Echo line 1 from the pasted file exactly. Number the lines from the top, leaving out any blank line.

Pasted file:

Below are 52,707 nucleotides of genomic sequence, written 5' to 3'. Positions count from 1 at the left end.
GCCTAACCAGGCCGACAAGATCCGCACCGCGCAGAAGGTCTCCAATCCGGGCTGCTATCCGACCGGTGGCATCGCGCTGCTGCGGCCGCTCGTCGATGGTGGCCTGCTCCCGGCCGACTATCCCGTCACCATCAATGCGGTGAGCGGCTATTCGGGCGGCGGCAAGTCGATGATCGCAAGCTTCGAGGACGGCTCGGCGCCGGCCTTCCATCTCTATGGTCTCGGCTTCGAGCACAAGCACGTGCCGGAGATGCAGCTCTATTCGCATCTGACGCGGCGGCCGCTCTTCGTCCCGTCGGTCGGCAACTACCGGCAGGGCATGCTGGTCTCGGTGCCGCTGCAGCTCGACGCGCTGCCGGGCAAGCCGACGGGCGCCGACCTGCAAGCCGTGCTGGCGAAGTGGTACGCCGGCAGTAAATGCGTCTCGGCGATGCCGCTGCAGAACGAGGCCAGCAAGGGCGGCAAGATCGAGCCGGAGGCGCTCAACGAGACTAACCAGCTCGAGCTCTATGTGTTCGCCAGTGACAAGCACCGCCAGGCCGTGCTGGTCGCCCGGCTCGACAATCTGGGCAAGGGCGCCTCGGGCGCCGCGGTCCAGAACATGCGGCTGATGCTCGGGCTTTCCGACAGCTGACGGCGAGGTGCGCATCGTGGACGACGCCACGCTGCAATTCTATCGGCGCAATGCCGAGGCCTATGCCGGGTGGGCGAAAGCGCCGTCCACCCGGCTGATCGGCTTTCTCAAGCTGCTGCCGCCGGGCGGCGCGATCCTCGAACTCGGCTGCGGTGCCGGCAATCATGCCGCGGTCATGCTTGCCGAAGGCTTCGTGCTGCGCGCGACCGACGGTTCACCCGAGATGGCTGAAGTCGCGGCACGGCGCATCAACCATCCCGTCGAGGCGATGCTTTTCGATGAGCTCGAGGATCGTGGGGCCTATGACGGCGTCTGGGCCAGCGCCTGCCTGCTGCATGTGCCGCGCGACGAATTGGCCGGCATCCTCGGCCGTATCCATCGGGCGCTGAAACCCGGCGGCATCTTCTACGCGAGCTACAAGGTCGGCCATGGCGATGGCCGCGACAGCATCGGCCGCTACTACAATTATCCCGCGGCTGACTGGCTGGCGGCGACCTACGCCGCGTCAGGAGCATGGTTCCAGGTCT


Below are 52,707 nucleotides of genomic sequence, written 5' to 3'. Positions count from 1 at the left end.